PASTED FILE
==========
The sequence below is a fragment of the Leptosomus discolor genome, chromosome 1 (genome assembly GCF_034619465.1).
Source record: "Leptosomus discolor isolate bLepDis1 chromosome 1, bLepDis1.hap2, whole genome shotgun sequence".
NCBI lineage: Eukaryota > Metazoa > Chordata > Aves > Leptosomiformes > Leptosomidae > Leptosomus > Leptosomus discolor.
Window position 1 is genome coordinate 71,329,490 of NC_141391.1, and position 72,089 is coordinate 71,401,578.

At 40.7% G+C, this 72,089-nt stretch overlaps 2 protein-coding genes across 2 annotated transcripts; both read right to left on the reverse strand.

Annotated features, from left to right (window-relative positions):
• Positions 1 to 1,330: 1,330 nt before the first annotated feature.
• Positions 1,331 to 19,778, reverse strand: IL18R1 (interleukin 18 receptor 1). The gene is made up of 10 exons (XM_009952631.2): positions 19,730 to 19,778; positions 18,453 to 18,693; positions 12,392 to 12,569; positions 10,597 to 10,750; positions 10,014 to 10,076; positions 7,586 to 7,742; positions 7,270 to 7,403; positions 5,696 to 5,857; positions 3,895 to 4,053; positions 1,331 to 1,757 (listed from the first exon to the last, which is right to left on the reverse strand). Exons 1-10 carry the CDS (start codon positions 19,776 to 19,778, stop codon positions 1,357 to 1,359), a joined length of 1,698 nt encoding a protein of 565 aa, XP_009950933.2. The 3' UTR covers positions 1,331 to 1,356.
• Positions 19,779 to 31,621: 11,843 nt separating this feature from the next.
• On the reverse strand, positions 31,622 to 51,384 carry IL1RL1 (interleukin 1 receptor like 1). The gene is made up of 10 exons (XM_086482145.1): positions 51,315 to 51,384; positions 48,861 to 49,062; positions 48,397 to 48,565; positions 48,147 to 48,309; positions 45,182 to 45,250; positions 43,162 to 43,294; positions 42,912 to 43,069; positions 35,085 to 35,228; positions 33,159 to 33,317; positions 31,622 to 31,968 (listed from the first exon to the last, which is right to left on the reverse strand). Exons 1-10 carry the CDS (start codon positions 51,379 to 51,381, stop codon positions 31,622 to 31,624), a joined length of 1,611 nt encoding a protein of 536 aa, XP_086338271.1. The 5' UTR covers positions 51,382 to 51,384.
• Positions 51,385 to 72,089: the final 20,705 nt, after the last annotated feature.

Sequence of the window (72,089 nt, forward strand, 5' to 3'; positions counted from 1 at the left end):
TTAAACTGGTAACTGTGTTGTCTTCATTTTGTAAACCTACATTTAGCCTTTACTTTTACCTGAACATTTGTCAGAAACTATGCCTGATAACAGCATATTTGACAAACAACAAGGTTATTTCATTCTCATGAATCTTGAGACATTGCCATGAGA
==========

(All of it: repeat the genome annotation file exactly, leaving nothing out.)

The sequence below is a fragment of the Leptosomus discolor genome, chromosome 1 (genome assembly GCF_034619465.1).
Source record: "Leptosomus discolor isolate bLepDis1 chromosome 1, bLepDis1.hap2, whole genome shotgun sequence".
NCBI lineage: Eukaryota > Metazoa > Chordata > Aves > Leptosomiformes > Leptosomidae > Leptosomus > Leptosomus discolor.
Window position 1 is genome coordinate 71,329,490 of NC_141391.1, and position 72,089 is coordinate 71,401,578.

At 40.7% G+C, this 72,089-nt stretch overlaps 2 protein-coding genes across 2 annotated transcripts; both read right to left on the reverse strand.

Annotated features, from left to right (window-relative positions):
• Positions 1 to 1,330: 1,330 nt before the first annotated feature.
• Positions 1,331 to 19,778, reverse strand: IL18R1 (interleukin 18 receptor 1). The gene is made up of 10 exons (XM_009952631.2): positions 19,730 to 19,778; positions 18,453 to 18,693; positions 12,392 to 12,569; positions 10,597 to 10,750; positions 10,014 to 10,076; positions 7,586 to 7,742; positions 7,270 to 7,403; positions 5,696 to 5,857; positions 3,895 to 4,053; positions 1,331 to 1,757 (listed from the first exon to the last, which is right to left on the reverse strand). Exons 1-10 carry the CDS (start codon positions 19,776 to 19,778, stop codon positions 1,357 to 1,359), a joined length of 1,698 nt encoding a protein of 565 aa, XP_009950933.2. The 3' UTR covers positions 1,331 to 1,356.
• Positions 19,779 to 31,621: 11,843 nt separating this feature from the next.
• On the reverse strand, positions 31,622 to 51,384 carry IL1RL1 (interleukin 1 receptor like 1). The gene is made up of 10 exons (XM_086482145.1): positions 51,315 to 51,384; positions 48,861 to 49,062; positions 48,397 to 48,565; positions 48,147 to 48,309; positions 45,182 to 45,250; positions 43,162 to 43,294; positions 42,912 to 43,069; positions 35,085 to 35,228; positions 33,159 to 33,317; positions 31,622 to 31,968 (listed from the first exon to the last, which is right to left on the reverse strand). Exons 1-10 carry the CDS (start codon positions 51,379 to 51,381, stop codon positions 31,622 to 31,624), a joined length of 1,611 nt encoding a protein of 536 aa, XP_086338271.1. The 5' UTR covers positions 51,382 to 51,384.
• Positions 51,385 to 72,089: the final 20,705 nt, after the last annotated feature.

Sequence of the window (72,089 nt, forward strand, 5' to 3'; positions counted from 1 at the left end):
TTAAACTGGTAACTGTGTTGTCTTCATTTTGTAAACCTACATTTAGCCTTTACTTTTACCTGAACATTTGTCAGAAACTATGCCTGATAACAGCATATTTGACAAACAACAAGGTTATTTCATTCTCATGAATCTTGAGACATTGCCATGAGA